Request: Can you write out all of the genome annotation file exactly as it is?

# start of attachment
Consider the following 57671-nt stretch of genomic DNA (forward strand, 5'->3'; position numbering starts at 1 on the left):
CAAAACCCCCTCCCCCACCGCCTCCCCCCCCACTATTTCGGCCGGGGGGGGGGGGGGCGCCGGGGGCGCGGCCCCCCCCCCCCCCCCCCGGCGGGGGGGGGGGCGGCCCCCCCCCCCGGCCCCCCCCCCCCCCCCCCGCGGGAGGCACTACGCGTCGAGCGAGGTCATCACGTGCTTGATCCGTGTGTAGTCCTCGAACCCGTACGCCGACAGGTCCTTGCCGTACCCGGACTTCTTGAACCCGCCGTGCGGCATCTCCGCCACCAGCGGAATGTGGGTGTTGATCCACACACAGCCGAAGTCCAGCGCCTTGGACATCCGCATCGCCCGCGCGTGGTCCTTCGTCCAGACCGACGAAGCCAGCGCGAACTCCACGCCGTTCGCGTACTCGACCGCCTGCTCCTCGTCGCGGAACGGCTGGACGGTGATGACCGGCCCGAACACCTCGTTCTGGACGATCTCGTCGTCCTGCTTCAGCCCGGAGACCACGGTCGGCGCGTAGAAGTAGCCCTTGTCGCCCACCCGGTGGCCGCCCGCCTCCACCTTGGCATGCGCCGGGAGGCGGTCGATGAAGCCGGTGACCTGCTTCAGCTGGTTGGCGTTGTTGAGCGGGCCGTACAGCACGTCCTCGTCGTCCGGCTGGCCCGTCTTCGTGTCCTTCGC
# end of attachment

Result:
Consider the following 57671-nt stretch of genomic DNA (forward strand, 5'->3'; position numbering starts at 1 on the left):
CAAAACCCCCTCCCCCACCGCCTCCCCCCCCACTATTTCGGCCGGGGGGGGGGGGGGCGCCGGGGGCGCGGCCCCCCCCCCCCCCCCCCGGCGGGGGGGGGGGCGGCCCCCCCCCCCGGCCCCCCCCCCCCCCCCCCGCGGGAGGCACTACGCGTCGAGCGAGGTCATCACGTGCTTGATCCGTGTGTAGTCCTCGAACCCGTACGCCGACAGGTCCTTGCCGTACCCGGACTTCTTGAACCCGCCGTGCGGCATCTCCGCCACCAGCGGAATGTGGGTGTTGATCCACACACAGCCGAAGTCCAGCGCCTTGGACATCCGCATCGCCCGCGCGTGGTCCTTCGTCCAGACCGACGAAGCCAGCGCGAACTCCACGCCGTTCGCGTACTCGACCGCCTGCTCCTCGTCGCGGAACGGCTGGACGGTGATGACCGGCCCGAACACCTCGTTCTGGACGATCTCGTCGTCCTGCTTCAGCCCGGAGACCACGGTCGGCGCGTAGAAGTAGCCCTTGTCGCCCACCCGGTGGCCGCCCGCCTCCACCTTGGCATGCGCCGGGAGGCGGTCGATGAAGCCGGTGACCTGCTTCAGCTGGTTGGCGTTGTTGAGCGGGCCGTACAGCACGTCCTCGTCGTCCGGCTGGCCCGTCTTCGTGTCCTTCGC